January 24, 2002

Alaska Charter School "Benefits" May Have Strings Attached

Proposed new regulations in Alaska are proving the arguments that government strings are always attached to governmental benefits, and that home schooling families who accept government money may face significant new restrictions on their home school programs.

Because of questionable expenditures of state money by some virtual home schools (known in Alaska as "public school correspondence home schools"), the Alaska Department of Education is considering new rules to restrict the funding.

Several Alaska school districts have initiated programs allowing home schoolers to enroll in public correspondence programs and receive some state funding. The best known is Galena School District's Interior Distance Education of Alaska (IDEA) program.

Parents who enroll their children in IDEA are subject to certain restrictions and requirements not imposed on those conducting home education under Alaska's excellent law. For example, students in grades 4 or 7 must take the California Achievement Test 5 administered by a certified teacher who is approved by the school district. In addition, IDEA requires 3rd, 6th, and 8th graders to take the Alaska Benchmark Examinations in reading, writing, and math, although state law does not require this of home schoolers yet. Students must also pass the High School Graduation Qualifying Examination in order to receive a high school diploma. Further evaluation of these students requires parents to report the progress of each child to Galena School District every semester.

No Alaska virtual home school may use public funds to purchase curriculum materials for teaching core subjects if the materials are distinctively religious in content. However, many families were originally told that they could do this, and there have been persistent reports that state money is being used to purchase religious textbooks.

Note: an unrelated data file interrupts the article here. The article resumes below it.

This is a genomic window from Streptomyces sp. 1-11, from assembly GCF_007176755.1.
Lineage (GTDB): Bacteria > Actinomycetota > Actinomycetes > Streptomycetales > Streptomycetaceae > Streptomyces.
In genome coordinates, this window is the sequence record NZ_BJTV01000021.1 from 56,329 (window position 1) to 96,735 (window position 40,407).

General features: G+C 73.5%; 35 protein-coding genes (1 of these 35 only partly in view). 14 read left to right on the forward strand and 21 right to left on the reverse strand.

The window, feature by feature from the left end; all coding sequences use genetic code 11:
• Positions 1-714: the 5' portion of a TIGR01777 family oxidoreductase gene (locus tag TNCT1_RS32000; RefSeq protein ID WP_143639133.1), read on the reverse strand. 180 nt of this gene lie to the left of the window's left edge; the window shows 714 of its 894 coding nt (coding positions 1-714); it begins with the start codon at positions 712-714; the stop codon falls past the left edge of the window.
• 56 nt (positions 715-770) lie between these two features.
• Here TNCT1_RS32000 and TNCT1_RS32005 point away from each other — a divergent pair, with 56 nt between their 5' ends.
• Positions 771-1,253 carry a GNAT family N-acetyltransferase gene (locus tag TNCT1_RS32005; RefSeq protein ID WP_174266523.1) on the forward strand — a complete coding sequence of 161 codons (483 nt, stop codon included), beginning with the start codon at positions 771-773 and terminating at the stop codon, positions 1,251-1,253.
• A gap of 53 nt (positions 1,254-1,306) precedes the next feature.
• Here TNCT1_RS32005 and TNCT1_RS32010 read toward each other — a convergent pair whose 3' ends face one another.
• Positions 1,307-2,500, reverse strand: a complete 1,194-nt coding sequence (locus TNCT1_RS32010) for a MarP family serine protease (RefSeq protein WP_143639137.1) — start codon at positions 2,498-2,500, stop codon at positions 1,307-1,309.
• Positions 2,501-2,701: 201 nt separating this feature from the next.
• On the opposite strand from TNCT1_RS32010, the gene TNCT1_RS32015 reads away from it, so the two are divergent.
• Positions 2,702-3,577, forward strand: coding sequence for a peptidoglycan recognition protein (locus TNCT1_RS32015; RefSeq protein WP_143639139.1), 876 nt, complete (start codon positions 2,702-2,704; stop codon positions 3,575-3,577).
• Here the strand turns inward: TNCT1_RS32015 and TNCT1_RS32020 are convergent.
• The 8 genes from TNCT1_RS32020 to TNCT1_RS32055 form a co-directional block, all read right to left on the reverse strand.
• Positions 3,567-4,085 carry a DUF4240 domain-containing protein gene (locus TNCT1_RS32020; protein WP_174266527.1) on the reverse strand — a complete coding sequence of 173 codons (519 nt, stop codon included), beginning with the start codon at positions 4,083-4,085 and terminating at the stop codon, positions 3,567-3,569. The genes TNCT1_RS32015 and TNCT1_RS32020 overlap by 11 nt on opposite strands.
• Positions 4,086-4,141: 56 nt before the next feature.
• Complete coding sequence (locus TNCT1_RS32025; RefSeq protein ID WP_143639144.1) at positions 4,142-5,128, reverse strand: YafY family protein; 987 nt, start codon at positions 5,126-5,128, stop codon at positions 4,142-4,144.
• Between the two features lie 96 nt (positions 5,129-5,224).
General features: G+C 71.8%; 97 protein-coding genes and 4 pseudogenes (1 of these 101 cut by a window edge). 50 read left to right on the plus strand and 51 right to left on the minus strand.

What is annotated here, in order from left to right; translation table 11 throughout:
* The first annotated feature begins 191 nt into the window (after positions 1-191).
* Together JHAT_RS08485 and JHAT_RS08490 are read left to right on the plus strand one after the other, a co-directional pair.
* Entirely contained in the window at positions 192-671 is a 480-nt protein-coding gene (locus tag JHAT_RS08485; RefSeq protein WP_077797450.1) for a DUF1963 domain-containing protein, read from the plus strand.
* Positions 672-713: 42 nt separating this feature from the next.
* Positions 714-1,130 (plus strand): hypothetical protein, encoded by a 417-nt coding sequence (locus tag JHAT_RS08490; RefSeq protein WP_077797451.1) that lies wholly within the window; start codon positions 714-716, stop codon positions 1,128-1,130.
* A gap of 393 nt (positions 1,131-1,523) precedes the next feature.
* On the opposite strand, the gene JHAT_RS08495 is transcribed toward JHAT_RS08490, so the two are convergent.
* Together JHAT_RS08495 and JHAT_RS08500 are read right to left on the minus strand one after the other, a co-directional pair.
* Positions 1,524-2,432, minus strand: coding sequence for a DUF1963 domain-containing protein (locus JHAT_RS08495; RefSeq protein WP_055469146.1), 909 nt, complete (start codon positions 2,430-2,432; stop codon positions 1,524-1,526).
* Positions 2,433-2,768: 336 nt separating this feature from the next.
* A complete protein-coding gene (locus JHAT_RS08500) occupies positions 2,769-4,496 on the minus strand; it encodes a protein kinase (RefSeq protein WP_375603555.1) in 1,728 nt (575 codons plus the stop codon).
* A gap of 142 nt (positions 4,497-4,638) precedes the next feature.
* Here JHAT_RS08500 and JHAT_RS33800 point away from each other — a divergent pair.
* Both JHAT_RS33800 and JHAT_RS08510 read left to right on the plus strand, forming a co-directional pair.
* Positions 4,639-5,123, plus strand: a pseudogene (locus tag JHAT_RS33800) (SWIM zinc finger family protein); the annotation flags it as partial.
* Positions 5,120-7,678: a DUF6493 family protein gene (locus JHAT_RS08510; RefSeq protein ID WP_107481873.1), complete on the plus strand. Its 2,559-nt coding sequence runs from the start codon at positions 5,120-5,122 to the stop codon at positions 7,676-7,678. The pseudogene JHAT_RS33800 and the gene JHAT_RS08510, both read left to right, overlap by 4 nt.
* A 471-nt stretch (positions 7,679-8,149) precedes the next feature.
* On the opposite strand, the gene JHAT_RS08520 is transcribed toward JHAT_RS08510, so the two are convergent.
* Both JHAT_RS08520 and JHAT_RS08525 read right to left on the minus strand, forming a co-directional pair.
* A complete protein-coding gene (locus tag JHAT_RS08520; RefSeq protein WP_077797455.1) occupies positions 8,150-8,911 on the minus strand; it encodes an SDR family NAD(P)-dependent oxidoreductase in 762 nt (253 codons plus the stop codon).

Therefore, the Alaska Department of Education has proposed significant restrictions on the virtual home schools. Some of the new regulations deal with this funding issue, while others impose substantial oversight provisions.

The new regulations would ensure the following results:

  • Clarify that no religious curriculum can be bought with state funds or taught by the program teachers (e.g., IDEA staff);

  • The students would be monitored by a certified teacher at least once a month;

  • Grades would be determined by the certified teacher, not the parent;

  • Statewide assessment tests would be required for all students enrolled in the virtual school;

  • Home schoolers would have to ensure that their curriculum is aligned to state standards; and

  • Home schooling families would be required to allow a certified teacher to review all curriculum materials for each student before the family could be reimbursed for them.

The irony is that Alaska currently has the best home school law in the nation. For those students who do not enroll in these virtual home schools, there are no teaching qualifications for parents, no regulation at any level of government, no notice to anyone of the parents' decision to conduct the home education, no registration with the state, no reporting to anyone of any information about the home education program, no testing of the children, no required subjects, and no evaluation of the program by anyone.

Home School Legal Defense Association encourages our member families in Alaska to take advantage of the tremendous freedom they now have to teach their children at home without any government oversight or interference inherent in government funding of education. If Alaska's home schooling families continue to accept government money by enrolling in public correspondence schools, we believe that regulations affecting all home schools are just around the corner.

Click here to view the proposed regulations:

Click here to read more about virtual home schools: